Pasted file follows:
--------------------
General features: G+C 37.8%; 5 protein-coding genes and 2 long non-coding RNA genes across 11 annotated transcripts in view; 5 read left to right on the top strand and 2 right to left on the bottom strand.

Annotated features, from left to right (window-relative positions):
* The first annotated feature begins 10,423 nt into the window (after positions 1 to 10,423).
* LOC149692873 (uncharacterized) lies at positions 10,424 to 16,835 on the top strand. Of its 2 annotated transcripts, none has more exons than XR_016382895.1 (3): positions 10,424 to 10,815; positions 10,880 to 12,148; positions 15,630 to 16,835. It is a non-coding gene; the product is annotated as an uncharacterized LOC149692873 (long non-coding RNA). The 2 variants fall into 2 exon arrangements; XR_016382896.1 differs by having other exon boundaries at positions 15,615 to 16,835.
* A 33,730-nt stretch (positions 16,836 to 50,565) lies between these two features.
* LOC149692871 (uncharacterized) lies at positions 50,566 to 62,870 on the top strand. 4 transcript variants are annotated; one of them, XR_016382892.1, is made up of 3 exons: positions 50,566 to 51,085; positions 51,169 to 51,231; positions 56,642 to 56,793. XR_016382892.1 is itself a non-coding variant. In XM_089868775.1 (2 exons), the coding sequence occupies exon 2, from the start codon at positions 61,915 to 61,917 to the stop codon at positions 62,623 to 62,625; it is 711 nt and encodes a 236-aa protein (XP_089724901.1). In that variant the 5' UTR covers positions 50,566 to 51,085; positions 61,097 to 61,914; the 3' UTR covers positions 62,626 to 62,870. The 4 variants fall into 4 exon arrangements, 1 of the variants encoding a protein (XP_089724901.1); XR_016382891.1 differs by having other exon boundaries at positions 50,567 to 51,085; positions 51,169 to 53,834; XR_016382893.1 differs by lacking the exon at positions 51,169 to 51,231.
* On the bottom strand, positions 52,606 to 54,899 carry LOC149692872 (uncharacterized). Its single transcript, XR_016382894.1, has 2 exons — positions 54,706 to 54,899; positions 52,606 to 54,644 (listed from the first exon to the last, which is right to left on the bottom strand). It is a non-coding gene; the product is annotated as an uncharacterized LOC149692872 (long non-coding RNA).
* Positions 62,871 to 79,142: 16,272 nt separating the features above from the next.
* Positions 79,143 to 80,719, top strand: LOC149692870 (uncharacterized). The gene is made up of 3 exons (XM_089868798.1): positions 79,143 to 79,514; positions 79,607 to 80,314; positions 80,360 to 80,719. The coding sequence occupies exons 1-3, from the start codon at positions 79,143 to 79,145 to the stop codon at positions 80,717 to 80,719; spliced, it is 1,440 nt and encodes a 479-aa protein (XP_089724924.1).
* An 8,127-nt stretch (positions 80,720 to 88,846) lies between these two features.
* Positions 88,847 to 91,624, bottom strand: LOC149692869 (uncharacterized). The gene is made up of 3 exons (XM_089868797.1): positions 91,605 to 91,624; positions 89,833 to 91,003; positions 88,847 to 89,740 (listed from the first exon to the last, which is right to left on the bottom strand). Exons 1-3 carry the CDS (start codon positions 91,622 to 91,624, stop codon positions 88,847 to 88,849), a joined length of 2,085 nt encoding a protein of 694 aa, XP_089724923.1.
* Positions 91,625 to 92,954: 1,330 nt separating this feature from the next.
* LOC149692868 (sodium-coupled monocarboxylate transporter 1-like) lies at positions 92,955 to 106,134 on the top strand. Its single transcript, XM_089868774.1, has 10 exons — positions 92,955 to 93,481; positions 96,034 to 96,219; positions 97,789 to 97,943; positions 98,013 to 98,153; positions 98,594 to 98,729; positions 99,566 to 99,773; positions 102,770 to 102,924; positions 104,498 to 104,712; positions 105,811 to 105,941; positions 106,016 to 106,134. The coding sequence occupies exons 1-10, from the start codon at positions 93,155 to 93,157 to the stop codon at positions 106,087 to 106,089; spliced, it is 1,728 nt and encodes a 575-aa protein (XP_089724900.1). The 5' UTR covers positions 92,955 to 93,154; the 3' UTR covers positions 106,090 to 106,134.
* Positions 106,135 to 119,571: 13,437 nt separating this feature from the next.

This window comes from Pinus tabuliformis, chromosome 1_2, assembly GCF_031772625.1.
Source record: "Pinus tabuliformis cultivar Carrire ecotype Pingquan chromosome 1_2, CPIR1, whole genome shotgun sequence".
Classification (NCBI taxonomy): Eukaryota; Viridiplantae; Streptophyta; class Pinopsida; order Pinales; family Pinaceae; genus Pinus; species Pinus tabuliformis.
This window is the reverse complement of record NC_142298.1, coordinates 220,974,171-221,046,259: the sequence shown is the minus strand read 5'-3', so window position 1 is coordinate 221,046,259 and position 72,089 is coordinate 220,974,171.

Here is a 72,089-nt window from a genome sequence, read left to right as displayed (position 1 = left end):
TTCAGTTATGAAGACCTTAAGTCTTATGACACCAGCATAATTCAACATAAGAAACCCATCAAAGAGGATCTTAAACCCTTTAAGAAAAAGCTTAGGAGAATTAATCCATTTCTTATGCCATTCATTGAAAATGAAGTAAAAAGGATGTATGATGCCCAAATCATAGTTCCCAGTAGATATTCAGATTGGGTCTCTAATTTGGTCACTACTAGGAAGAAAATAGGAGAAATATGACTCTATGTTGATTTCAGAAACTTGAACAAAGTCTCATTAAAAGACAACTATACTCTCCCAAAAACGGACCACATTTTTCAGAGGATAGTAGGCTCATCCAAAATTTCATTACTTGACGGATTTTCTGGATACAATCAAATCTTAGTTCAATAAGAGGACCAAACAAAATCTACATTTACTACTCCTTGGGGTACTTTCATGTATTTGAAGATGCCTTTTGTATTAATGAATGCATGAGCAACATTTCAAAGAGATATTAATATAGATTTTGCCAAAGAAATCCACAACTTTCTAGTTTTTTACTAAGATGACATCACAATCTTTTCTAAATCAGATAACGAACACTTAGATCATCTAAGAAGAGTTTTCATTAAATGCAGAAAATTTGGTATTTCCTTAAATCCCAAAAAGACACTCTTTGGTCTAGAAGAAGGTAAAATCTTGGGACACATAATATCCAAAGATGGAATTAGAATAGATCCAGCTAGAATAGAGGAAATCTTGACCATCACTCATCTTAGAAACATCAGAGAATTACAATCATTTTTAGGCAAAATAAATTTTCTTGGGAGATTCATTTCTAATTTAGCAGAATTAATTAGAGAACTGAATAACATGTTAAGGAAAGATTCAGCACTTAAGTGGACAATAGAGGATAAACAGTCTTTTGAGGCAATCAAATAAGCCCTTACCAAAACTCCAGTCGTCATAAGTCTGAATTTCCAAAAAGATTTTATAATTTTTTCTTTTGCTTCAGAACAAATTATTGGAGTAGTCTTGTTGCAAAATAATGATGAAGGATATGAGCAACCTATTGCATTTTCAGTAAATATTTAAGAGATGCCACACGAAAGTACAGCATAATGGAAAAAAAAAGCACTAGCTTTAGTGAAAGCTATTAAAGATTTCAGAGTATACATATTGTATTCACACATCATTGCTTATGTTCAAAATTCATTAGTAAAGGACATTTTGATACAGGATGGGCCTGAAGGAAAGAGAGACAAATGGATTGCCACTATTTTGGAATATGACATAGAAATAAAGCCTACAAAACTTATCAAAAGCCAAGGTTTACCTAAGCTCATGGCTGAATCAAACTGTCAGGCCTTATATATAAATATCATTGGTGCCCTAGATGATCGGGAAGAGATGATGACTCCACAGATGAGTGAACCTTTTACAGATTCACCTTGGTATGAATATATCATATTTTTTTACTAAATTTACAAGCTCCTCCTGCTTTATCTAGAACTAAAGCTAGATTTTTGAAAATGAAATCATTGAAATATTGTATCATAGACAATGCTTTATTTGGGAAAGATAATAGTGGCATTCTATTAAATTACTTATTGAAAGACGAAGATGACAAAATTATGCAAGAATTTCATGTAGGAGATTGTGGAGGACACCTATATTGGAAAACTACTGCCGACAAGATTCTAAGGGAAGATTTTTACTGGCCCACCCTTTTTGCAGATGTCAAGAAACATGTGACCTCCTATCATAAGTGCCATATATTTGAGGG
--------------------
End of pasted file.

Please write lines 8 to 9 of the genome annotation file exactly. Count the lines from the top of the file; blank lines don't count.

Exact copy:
* Positions 62,871 to 79,142: 16,272 nt separating the features above from the next.
* Positions 79,143 to 80,719, top strand: LOC149692870 (uncharacterized). The gene is made up of 3 exons (XM_089868798.1): positions 79,143 to 79,514; positions 79,607 to 80,314; positions 80,360 to 80,719. The coding sequence occupies exons 1-3, from the start codon at positions 79,143 to 79,145 to the stop codon at positions 80,717 to 80,719; spliced, it is 1,440 nt and encodes a 479-aa protein (XP_089724924.1).